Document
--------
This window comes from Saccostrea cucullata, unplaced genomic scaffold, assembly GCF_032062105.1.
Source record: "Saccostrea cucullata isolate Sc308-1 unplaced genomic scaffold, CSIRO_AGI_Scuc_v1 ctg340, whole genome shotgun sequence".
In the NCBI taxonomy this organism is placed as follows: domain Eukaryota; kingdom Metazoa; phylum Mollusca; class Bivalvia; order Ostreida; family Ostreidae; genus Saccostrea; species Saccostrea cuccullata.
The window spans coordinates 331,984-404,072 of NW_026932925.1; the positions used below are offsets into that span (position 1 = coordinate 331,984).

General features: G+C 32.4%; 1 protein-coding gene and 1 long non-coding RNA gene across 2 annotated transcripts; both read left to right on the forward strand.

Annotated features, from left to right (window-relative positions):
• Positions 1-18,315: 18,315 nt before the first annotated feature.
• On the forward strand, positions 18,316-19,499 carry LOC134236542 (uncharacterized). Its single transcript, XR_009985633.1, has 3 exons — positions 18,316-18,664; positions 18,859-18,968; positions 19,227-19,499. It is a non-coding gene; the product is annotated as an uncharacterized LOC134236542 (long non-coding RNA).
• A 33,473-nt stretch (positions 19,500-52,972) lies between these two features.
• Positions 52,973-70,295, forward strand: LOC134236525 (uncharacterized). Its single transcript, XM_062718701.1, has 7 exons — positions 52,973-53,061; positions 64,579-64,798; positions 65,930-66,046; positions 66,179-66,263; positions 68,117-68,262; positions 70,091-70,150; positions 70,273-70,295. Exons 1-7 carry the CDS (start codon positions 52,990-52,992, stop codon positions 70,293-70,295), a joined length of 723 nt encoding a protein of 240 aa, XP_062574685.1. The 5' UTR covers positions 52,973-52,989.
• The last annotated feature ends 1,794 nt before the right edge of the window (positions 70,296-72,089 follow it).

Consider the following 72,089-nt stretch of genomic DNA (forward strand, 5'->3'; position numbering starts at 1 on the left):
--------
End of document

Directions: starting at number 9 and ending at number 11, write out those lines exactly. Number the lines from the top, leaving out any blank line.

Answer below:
• A 33,473-nt stretch (positions 19,500-52,972) lies between these two features.
• Positions 52,973-70,295, forward strand: LOC134236525 (uncharacterized). Its single transcript, XM_062718701.1, has 7 exons — positions 52,973-53,061; positions 64,579-64,798; positions 65,930-66,046; positions 66,179-66,263; positions 68,117-68,262; positions 70,091-70,150; positions 70,273-70,295. Exons 1-7 carry the CDS (start codon positions 52,990-52,992, stop codon positions 70,293-70,295), a joined length of 723 nt encoding a protein of 240 aa, XP_062574685.1. The 5' UTR covers positions 52,973-52,989.
• The last annotated feature ends 1,794 nt before the right edge of the window (positions 70,296-72,089 follow it).